Against all odds, the legislature is still discussing a Natural Resources Bond which would inject between $4 and $8 billion in water and natural resources spending through Assembly Bill AB 3256. CalTrout is in the heart of advocating for the passage of this bill and gearing up for a ballot initiative which, if successfully passed through the California legislature, would be on the ballot in November of 2020. CalTrout is focused on supporting the massive restoration and barrier removal projects that Sandra Jacobson is championing in Southern California and cementing funding for the pioneering work Jacob Katz is pursuing in the Central Valley.
The protection of our freshwater natural resources and the diverse ecology found throughout California is a major reason that our state attracts industry leaders and fosters the economic growth that makes California the fifth largest economy in the world. CalTrout will remind our legislative champions and the administration that cutting back on environmental protections and lowering the funding for protection of our natural resources is the wrong choice for California.
Cutting Green Tape Initiatives
CalTrout has partnered with other leading conservation organizations to work with agencies to identify inefficiencies that need non-profit support to implement. We are working with CDFW on the North Coast Salmon Initiative to streamline restoration permitting and grant administration in key North Coast watersheds like the Eel River. We have also partnered with the State Water Board on specific projects like instream flow implementation in the Shasta Valley to get more water instream more quickly.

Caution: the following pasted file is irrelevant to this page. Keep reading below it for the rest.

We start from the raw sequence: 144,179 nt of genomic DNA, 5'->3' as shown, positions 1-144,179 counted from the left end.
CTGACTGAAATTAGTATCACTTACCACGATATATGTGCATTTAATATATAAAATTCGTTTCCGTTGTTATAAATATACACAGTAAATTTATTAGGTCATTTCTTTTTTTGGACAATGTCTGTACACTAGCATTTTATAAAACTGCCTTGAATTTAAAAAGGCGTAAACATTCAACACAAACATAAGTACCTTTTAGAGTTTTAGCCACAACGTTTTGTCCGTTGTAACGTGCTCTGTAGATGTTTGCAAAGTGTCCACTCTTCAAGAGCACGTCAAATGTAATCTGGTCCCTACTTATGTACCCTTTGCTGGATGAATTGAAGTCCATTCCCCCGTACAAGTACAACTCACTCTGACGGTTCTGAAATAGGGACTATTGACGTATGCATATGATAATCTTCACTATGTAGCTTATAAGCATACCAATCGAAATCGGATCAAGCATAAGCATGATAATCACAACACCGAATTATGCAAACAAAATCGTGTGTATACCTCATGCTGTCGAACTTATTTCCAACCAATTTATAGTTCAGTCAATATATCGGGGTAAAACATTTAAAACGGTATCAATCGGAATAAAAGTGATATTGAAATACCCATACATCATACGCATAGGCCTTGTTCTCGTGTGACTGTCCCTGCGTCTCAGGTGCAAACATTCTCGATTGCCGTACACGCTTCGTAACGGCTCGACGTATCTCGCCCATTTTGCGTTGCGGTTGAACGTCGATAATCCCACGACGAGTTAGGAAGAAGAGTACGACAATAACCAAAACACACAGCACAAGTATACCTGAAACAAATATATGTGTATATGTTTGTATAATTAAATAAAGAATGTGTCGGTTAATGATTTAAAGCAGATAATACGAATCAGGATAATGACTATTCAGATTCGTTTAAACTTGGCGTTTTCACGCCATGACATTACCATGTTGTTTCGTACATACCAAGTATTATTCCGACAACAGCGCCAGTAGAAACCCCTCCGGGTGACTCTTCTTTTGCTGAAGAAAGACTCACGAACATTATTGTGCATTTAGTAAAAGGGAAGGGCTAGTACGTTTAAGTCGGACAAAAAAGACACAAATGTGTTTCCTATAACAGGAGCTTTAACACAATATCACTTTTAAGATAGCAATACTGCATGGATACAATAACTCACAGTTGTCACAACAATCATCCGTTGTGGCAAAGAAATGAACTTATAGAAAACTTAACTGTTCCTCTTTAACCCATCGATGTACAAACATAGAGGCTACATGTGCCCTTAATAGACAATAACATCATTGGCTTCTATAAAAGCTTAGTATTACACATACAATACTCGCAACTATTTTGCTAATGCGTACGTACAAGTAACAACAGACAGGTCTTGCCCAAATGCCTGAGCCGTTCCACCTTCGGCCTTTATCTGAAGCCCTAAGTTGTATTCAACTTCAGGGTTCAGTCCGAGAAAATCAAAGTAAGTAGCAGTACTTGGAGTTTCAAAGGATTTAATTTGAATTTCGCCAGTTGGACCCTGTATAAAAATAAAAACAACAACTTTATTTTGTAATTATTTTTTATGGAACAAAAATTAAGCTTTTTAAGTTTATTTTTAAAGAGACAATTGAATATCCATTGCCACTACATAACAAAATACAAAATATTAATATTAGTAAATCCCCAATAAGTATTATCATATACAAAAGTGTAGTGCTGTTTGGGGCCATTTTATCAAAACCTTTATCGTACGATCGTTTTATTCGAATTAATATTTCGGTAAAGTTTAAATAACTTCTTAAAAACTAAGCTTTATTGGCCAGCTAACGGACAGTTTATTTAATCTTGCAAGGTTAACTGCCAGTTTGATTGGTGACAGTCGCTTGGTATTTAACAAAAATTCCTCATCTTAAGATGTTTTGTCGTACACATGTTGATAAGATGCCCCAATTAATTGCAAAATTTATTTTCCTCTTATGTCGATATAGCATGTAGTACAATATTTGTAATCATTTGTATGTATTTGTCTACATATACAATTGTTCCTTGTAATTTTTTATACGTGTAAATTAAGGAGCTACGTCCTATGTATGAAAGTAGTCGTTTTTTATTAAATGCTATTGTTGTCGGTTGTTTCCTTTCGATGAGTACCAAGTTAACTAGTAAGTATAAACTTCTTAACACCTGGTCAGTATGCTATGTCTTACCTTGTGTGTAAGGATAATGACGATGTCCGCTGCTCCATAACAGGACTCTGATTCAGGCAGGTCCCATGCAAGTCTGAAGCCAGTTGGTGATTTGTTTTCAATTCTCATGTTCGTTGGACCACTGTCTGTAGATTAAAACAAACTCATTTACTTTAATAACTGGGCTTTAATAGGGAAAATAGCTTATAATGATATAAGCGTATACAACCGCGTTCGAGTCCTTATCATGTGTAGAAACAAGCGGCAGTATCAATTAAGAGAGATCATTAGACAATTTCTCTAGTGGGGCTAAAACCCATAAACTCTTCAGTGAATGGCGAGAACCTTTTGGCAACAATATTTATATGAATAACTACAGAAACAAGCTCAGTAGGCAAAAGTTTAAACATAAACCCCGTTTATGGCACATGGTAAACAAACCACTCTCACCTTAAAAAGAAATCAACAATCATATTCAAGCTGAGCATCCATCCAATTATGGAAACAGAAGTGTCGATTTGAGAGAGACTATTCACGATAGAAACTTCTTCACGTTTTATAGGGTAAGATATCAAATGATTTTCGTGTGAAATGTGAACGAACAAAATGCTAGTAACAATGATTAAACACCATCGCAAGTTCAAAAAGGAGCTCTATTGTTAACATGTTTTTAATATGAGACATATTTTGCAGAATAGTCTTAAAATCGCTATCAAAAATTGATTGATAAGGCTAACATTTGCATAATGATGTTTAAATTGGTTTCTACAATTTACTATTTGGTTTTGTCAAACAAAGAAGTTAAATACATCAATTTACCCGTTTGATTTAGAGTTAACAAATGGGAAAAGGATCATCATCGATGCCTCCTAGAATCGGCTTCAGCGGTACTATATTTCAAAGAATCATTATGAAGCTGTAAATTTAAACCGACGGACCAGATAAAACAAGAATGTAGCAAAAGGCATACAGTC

These initiatives are timely, as many of these initiatives are aimed at saving conservation organizations and agencies time and money.
Preparing for Natural Resources Agency Cutbacks
In the likely event that we see cutbacks in key partner agencies due to the Covid-19 created recession impact of COVID-19, CalTrout is working with the legislature to identify and implement forward thinking measures that will lessen the burden on conservation organizations. We are working with agencies to continue the past bond spending measures and highlight grant inefficiencies that will ensure that non-profits like CalTrout will be able to continue the important restoration work during this economic downturn.